$5 off your first order!
90 day money back guarantee
Toll Free (866) 445-5433

Luxury Bathtime With Essential Oils & More

Portrait of young woman relaxing in bathtub

Many people (and especially women) enjoy a soaking and relaxing bath time routine rather than an exhilarating shower but if you add essential oils to your bath, you can transform an every day occurrence into a heavenly one.

Essential oils added to the bath water will soften the skin as well as absorb the oil to work on both mind and body. And you only need a small amount because the aroma and concentration is heightened in the warm, steamy atmosphere of the bathroom.

If you use more than one essential oil, the heat causes the scent of the individual oils to come in waves enabling you to smell them singly and combined.

If you are pregnant, use only 2 drops of oil per bath

In Roman times, bathing was seen as a rite and a ritual to cleanse the body of negative energies. In ancient Asian countries, the wealthier women would enjoy a Princess's Bath.

This comes with its own special recipe:

  • 2 tablespoons of rice powder
  • Pinch of turmeric
  • 1 teaspoonful of sandalwood or vetiver oil
  • 1 small bowl of sesame or jojoba oil
  • 4 drops of jasmine and ylang ylang oil
  • A few drops of water
  • 2 cups natural yogurt
  • A handful of scented flowers

The method for this special bath is to grind the rice, turmeric and sandalwood in a pestle and mortar and put to one side. Massage the body with the sesame or jojoba oil. Pound the spice ingredients into a paste with water and smear all over the body and then rub off once dry to exfoliate and polish the skin before rinsing off in the shower. The whole body is then covered with the natural yogurt to moisturize and restore the pH balance before soaking in a warm bath filled with flowers. An Asian belief is that flowers link us to the spiritual world, purging us of all those earthly impurities.

Surely a bath time ritual fit for a princess!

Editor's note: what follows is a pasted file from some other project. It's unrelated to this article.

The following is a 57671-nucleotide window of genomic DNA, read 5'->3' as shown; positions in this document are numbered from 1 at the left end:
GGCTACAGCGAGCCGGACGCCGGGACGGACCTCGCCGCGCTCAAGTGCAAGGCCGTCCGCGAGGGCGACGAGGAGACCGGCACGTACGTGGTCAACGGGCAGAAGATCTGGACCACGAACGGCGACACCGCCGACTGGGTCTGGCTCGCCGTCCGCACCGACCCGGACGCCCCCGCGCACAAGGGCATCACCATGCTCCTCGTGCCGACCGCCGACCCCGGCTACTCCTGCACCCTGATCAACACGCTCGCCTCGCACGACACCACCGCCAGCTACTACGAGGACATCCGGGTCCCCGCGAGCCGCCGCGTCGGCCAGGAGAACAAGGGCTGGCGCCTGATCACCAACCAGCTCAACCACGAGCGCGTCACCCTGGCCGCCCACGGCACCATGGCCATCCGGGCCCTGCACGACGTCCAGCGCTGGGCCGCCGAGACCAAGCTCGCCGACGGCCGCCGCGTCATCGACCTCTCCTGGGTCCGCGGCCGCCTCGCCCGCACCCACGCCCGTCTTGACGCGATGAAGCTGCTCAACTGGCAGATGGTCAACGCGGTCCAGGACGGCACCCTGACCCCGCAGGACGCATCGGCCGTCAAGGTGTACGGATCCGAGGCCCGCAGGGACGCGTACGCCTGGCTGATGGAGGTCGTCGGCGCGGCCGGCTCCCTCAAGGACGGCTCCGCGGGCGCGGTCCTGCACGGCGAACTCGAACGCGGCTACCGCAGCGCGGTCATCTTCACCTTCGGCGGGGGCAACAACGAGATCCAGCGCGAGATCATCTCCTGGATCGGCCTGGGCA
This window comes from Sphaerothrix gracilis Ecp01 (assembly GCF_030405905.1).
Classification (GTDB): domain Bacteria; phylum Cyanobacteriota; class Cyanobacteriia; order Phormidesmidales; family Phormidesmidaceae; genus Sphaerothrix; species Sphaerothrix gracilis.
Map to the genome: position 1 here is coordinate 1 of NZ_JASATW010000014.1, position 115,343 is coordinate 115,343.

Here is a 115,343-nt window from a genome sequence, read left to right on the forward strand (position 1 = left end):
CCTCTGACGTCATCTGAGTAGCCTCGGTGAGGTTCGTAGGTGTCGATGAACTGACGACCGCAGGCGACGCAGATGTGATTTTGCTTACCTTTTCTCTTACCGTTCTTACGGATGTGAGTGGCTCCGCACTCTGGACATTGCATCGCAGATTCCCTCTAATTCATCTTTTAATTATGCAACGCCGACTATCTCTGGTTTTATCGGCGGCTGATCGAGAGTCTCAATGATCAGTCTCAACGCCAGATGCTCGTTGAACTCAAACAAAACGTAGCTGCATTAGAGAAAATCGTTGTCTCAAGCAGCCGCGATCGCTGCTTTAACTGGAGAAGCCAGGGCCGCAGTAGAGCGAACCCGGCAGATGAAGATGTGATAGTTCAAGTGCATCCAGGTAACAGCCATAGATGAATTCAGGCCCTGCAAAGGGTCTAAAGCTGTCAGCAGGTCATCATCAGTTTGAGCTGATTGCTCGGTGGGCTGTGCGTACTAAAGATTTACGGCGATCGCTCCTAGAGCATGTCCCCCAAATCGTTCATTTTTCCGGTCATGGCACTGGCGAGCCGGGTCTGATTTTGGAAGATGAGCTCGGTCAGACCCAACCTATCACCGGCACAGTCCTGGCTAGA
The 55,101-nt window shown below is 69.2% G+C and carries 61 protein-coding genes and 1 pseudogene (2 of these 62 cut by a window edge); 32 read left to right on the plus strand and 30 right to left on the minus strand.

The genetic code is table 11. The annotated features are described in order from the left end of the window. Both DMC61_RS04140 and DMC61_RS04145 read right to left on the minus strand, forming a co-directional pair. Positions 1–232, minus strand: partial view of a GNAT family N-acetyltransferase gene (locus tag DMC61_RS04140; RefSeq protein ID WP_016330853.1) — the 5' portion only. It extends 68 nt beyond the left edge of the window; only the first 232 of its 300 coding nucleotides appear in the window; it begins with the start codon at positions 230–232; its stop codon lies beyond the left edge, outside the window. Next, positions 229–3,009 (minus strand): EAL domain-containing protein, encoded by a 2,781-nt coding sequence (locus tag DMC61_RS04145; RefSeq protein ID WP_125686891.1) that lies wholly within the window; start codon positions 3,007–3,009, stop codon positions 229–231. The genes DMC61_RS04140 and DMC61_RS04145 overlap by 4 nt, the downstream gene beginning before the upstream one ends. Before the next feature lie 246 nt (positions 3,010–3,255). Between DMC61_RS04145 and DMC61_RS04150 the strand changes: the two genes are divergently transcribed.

Back to a simpler bath time for us lesser mortals...

When getting your bath ready, don't forget to make the room itself as comfortable as possible with a warm room temperature, soft lighting, music playing, lit candles, a neck pillow or rolled towel, soothing eye pads or slices of fresh cucumber, large warm and soft towels and no telephone to disturb you.

When using oils in your bath, wait until the bath is full before sprinkling drops of your chosen oil or oils, as they tend to evaporate quickly.  Avoid immersing yourself completely, as the oils should not come into contact with your eyes. It is best not to use soap in an essential oil bath as this might interfere with, and neutralize, the essential oil action.

The ideal mixed essential oils

  • For an anti-stress bath and in 100 ml of neutral bath base, mix 10 drops of jasmine oil, 10 drops of Ylang-ylang essential oil and 10 drops of mandarin oil. For extra toning, add 10 drops of rosemary oil and 20 drops of lemon oil. Keep in a glass bottle as needed.
  • A once off relaxing bath base can be made by mixing 1 part baking soda, 2 parts Epsom salts, and 3 parts sea salt. Add six drops of your choice of essential oil to about two tablespoons of this mixture and mix it into bath water just before entering.

Just a single oil for your bath?

  • 5 drops bergamot for melancholy or depression
  • 7 drops chamomile for insomnia or itchy skin conditions
  • 8 drops frankincense to sedate, to calm and to improve your mood
  • 10 drops geranium for relaxation but at the same time to energize
  • 8 drops jasmine for the problems of apathy, stress or fatigue
  • 8 drops sandalwood for intimate and sensual occasions

Once you are in your bath, relax and close your eyes to calm the spirit and drift into your own world!



About Epsom salts. (MgSO4·7H2O) (n.d.).
epsomsaltcouncil.org/wp-content/uploads/2015/10/universal_health_institute_about_epsom_salt.pdf. (Accessed, 7 May 2021).

Fang X, et al. (2016). Dietary magnesium intake and the risk of cardiovascular disease, type 2 diabetes, and all-cause mortality: A dose-response meta-analysis of prospective cohort studies. DOI:
10.1186/s12916-016-0742-z. Accessed, 7 May 2021).

Gröber U, et al. (2017). Myth or reality – transdermal magnesium? DOI:
10.3390/2Fnu9080813. Accessed, 7 May 2021).

Magnesium. (2016).
myhealth.ucsd.edu/Search/19,Magnesium. Accessed, 7 May 2021).

Magnesium sulfate. (2018).
pubchem.ncbi.nlm.nih.gov/compound/magnesium_sulfate#section=Top. Accessed, 7 May 2021).